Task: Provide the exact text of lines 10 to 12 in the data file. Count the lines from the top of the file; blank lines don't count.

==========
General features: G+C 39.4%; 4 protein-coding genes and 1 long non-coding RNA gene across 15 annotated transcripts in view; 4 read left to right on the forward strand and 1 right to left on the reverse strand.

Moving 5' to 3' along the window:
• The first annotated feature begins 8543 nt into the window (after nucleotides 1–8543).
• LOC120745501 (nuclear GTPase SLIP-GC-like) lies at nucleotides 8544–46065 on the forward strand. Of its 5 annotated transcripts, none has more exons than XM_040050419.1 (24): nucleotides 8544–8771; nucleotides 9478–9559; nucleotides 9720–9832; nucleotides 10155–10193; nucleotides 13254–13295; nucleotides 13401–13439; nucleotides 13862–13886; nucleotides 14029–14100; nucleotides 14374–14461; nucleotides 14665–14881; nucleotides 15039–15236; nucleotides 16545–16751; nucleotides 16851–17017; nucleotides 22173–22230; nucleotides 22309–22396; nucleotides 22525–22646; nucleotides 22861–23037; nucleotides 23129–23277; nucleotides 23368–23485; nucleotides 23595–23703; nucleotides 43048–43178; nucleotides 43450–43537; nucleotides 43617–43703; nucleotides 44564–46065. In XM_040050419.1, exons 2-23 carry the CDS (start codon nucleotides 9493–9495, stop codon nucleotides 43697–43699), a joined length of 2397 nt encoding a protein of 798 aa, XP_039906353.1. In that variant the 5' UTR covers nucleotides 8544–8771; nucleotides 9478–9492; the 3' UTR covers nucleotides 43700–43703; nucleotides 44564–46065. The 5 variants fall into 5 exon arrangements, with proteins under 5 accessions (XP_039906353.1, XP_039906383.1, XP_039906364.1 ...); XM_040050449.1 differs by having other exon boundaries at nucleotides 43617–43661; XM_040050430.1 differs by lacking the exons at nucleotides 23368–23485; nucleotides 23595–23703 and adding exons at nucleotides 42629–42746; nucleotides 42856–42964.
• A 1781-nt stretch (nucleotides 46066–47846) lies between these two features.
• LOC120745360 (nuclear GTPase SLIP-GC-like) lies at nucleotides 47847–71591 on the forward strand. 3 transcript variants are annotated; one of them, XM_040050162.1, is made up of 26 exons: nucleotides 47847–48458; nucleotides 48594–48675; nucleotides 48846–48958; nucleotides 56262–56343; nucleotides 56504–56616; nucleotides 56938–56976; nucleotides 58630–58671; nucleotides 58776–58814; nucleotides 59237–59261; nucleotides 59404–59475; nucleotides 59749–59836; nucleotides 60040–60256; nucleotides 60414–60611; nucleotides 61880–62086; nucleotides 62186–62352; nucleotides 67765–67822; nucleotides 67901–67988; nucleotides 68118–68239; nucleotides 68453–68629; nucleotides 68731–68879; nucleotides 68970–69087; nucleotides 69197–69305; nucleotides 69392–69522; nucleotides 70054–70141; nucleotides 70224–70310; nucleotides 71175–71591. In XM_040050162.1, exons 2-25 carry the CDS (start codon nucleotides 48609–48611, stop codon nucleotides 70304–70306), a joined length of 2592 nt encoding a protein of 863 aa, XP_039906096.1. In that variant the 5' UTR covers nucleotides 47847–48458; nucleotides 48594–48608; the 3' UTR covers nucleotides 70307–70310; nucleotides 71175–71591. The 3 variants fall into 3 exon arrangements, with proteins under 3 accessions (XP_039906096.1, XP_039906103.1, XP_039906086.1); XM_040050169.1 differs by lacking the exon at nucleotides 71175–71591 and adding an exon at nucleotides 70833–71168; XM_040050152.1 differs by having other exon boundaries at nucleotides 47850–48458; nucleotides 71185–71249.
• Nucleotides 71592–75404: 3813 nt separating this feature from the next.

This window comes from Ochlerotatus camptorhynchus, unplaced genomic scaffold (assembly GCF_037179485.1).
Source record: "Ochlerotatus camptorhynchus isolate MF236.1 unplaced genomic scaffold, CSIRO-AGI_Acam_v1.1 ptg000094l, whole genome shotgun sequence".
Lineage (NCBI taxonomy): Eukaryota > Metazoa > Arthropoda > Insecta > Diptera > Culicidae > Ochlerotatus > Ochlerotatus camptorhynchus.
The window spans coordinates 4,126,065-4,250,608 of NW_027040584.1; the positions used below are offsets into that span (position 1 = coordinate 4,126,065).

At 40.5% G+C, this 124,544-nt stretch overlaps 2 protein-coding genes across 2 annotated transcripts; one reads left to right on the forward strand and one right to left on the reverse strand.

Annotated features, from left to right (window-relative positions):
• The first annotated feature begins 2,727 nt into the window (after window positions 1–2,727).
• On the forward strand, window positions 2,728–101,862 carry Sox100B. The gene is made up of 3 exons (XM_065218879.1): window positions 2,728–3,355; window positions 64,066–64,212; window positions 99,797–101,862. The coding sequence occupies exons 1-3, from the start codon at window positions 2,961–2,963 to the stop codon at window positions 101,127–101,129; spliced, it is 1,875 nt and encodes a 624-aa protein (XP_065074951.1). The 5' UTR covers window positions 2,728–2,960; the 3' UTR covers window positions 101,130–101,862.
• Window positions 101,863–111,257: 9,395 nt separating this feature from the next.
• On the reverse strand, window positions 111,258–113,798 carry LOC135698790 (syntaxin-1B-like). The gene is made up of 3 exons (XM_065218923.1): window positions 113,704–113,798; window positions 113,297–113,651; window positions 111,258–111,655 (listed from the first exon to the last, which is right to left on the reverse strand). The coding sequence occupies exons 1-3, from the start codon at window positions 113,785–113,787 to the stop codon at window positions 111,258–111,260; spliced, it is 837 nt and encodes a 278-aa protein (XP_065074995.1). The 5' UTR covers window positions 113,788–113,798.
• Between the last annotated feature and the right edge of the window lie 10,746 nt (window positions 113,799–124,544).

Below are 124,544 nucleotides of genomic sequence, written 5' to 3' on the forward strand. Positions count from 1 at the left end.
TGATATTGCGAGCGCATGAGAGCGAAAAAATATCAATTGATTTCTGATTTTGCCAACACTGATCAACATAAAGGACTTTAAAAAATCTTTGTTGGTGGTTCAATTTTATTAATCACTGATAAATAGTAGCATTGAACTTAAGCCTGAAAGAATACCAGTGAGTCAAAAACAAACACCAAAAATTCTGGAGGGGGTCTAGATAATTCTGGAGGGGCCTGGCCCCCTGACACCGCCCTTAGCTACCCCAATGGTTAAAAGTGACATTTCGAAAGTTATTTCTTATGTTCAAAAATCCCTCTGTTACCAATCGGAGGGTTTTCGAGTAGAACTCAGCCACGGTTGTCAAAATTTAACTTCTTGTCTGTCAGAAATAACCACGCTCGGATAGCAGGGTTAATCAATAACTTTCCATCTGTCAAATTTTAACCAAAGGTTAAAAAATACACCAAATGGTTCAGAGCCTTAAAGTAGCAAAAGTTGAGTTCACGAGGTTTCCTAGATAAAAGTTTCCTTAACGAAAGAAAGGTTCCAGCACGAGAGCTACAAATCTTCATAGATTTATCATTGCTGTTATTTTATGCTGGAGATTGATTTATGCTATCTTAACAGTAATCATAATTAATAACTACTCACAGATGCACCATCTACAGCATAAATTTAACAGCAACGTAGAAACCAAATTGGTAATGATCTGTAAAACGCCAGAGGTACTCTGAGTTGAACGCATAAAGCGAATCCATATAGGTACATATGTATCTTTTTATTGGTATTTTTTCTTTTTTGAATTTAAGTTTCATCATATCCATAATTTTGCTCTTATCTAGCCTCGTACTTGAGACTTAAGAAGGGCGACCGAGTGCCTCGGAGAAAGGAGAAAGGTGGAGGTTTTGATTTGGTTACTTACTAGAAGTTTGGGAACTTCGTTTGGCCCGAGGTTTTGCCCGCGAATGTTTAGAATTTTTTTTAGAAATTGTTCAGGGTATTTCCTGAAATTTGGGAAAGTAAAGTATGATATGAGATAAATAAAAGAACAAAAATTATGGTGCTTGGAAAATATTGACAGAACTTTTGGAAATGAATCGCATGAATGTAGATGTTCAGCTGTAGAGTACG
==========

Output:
Lineage (NCBI taxonomy): Eukaryota > Metazoa > Arthropoda > Insecta > Diptera > Culicidae > Ochlerotatus > Ochlerotatus camptorhynchus.
The window spans coordinates 4,126,065-4,250,608 of NW_027040584.1; the positions used below are offsets into that span (position 1 = coordinate 4,126,065).

At 40.5% G+C, this 124,544-nt stretch overlaps 2 protein-coding genes across 2 annotated transcripts; one reads left to right on the forward strand and one right to left on the reverse strand.